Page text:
A rigid and controlling parent tends to make children feel they don’t have a voice. As a result, they will often rebel by using dangerous behaviors. One of the greatest rebellions for children of all ages is eating or not eating to show displeasure. Feeding our children is the very first thing we do for them, and hunger is their first impetus for communication. So when a child has an eating disorder, it may be a sign that they have something to say to a parent.
⭐ Tips for Parents: Take a deep look at how you may be trying to control your child. Now take steps to stop trying to control your child through criticism and restriction. Get help, since this will be a major adjustment for you.
5. Chaotic: there is little structure and the parent has low authority in the home
On the opposite side of the spectrum are parents who tend to be chaotic. These parents impose little structure and feel they have no control over their children. The challenge is that when a parent has low authority the child feels unsafe and insecure.
⭐ Tips for Parents: If you feel your children control you or you just don’t have the energy or interest in setting limits, then take some time to learn how you can claim some authority in the home. This will take time and practice, and it’s best if you get professional support to examine why this became your parenting style and get the help you need to turn it around.
Family dynamics are a contributor to eating disorders. The more you can identify and understand how your family dynamics are affecting your child, the better your chances of helping them recover. This is hard, deep work, but it is the area in which parents can have the greatest impact. Parents who work on themselves and their family dynamics are more likely to create an environment that fosters recovery.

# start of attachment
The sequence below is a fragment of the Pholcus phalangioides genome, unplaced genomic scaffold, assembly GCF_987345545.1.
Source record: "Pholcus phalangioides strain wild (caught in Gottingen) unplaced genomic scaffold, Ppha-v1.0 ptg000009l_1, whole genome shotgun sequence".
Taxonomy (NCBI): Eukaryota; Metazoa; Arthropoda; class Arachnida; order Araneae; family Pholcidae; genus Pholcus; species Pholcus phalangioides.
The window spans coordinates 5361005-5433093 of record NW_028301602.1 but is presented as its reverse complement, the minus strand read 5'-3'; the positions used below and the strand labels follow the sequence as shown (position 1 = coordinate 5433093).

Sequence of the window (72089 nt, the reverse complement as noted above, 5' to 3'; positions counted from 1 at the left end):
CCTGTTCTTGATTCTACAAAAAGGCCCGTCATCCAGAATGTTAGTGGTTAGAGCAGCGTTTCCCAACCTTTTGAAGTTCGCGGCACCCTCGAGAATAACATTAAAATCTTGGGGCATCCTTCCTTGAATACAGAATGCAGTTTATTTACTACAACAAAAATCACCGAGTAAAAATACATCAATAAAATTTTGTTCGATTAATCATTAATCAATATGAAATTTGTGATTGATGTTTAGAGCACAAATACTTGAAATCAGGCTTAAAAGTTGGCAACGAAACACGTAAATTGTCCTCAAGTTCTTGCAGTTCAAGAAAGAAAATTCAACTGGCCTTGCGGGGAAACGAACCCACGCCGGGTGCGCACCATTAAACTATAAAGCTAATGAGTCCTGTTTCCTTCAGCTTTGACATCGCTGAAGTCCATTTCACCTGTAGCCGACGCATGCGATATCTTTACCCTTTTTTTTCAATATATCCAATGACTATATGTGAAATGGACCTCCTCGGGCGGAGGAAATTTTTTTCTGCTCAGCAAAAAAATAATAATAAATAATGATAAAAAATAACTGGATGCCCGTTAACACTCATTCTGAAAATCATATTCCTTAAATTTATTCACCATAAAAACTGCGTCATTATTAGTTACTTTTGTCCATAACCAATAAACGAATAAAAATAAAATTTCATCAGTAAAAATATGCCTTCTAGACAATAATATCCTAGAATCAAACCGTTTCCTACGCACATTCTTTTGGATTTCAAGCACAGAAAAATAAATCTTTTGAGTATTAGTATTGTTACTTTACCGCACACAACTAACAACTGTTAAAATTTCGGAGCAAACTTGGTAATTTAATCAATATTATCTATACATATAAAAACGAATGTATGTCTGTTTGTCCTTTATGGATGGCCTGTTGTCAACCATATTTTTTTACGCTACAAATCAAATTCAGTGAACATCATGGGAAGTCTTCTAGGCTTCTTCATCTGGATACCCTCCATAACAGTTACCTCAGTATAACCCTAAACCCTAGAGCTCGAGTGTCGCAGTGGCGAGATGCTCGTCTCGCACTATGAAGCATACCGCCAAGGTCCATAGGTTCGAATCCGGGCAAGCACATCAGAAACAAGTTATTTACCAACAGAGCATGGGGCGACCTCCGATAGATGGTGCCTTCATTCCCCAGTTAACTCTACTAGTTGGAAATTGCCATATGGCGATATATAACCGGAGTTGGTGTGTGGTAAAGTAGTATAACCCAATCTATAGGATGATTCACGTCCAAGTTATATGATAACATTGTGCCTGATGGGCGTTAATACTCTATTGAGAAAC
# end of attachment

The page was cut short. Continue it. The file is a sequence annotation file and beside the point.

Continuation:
If your child has an eating disorder, you may think they are the only one who needs help. But make no mistake: eating disorders impact the whole family. And parents can make a tremendous impact on recovery. So please get support to help you navigate this process. If at all possible, see a therapist or coach to help.
Books to help
These books can help you understand your child’s personality and learn how to manage it more effectively during and beyond eating disorder recovery.
The Power of Showing Up, by Daniel J. Siegel and Tina Payne Bryson
Helps you understand the nurturing role of parents and how it supports mental and physical health.
Hold On to Your Kids: Why Parents Need to Matter More Than Peers, by Gabor Maté and Gordon Neufeld
Learn how parents can maintain authority in kids’ lives and improve their mental health.
Ginny Jones is on a mission to empower parents to raise kids who are free from eating disorders and body hate.
She’s the editor of More-Love.org and a Parent Coach who helps parents handle their kids’ food and body issues.